Why Did Spain Become a Part of the "Coalition of the Willing"?





Mr. Kamen is the author, most recently, of Empire: How Spain Became a World Power: 1492-1763.

The sudden emergence of Spain as a player on the international stage, and an active ally of President Bush in his campaign against Iraq, has startled and alarmed opinion across the world. On Feb. 25, Spain, which holds a nonpermanent seat on the U.N. Security Council, co-wrote with the United States and Britain a tough new resolution authorizing the use of force against Iraq.

Since the end of World War II, Spain has consistently played a backstage role. Ruled by the Franco dictatorship, which fortunately managed to remain neutral during the war, it was shunned by the democracies of the new Europe and excluded from receiving economic aid. During the Cold War years, however, Spain slowly slipped back into an understanding with the United States. After Gen. Francisco Franco's death in 1975, it continued to remain aloof from the Western world until the then-socialist government accepted a popular referendum that brought the country into the North Atlantic Treaty Organization. Since then, Spain has also entered the European Union.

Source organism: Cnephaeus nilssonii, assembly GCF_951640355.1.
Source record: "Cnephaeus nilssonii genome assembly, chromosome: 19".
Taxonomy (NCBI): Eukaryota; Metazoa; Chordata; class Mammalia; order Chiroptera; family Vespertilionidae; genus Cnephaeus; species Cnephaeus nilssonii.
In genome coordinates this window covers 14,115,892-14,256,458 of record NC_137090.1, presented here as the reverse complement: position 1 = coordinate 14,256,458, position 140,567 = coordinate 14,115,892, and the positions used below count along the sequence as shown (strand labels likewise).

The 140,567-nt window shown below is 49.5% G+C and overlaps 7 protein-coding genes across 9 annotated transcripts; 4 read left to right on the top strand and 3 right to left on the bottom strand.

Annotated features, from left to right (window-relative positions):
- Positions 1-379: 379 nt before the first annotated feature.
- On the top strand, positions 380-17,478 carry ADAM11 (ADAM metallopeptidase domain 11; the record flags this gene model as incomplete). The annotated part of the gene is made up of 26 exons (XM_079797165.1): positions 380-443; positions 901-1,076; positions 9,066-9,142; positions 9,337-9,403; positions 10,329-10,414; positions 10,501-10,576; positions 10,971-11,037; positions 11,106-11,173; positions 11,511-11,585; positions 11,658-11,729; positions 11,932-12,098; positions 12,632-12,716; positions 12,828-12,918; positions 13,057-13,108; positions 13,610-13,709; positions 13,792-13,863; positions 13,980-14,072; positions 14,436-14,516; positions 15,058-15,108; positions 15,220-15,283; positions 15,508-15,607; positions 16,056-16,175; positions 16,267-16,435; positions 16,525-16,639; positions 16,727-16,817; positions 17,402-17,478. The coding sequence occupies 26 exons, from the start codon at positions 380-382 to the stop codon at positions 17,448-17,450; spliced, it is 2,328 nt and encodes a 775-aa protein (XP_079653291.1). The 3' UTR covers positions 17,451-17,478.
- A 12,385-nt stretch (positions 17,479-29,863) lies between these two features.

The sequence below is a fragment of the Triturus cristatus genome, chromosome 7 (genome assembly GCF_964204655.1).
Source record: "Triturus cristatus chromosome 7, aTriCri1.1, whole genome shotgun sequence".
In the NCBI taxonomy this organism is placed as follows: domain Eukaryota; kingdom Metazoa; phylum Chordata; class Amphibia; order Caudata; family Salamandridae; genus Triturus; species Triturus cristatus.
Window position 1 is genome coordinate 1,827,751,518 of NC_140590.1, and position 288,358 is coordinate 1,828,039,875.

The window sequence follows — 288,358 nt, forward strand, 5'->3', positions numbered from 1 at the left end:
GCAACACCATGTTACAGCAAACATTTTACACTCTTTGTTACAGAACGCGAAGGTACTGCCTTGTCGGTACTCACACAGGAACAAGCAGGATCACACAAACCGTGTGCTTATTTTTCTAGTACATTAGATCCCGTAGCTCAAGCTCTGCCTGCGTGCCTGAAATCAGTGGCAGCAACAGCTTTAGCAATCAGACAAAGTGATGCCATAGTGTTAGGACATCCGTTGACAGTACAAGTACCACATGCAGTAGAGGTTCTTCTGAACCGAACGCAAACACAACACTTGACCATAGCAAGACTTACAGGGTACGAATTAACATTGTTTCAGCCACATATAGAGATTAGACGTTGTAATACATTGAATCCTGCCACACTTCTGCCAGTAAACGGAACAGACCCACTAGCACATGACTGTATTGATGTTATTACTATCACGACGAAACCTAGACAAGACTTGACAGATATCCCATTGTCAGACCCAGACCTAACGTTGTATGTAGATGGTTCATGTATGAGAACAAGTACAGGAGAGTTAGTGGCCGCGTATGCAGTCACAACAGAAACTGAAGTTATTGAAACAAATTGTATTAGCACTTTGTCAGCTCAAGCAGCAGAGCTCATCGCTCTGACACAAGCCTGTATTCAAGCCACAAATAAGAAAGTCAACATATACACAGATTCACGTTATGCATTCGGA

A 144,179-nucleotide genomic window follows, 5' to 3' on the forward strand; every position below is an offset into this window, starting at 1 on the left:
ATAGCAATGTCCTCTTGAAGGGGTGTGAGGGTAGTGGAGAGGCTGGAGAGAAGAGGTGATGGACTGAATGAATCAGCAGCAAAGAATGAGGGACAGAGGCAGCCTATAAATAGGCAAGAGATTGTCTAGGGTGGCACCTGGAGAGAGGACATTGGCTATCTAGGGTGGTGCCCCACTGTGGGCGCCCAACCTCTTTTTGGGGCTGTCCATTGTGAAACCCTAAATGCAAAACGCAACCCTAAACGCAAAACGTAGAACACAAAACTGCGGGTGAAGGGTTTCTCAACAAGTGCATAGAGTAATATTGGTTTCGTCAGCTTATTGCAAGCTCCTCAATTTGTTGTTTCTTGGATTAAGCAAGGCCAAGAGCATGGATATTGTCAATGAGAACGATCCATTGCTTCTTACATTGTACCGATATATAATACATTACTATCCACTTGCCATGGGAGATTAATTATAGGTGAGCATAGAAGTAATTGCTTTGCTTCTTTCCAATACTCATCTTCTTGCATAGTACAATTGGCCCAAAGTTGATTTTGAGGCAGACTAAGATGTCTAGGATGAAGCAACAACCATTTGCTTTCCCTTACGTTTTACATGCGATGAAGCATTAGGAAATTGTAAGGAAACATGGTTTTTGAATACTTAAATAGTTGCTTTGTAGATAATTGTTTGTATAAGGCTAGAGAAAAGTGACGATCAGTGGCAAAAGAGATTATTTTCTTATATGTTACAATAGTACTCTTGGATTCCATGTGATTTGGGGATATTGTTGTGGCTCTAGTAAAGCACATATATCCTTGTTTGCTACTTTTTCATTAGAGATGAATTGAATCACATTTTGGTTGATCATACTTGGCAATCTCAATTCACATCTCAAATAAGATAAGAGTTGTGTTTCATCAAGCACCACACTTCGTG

It has halfheartedly participated in these alliances, though the prospect of receiving subsidies from the European community has stimulated more enthusiasm. Throughout its history, Spain has been kept at arm's length by the rest of Europe, and this situation seemed unlikely to change.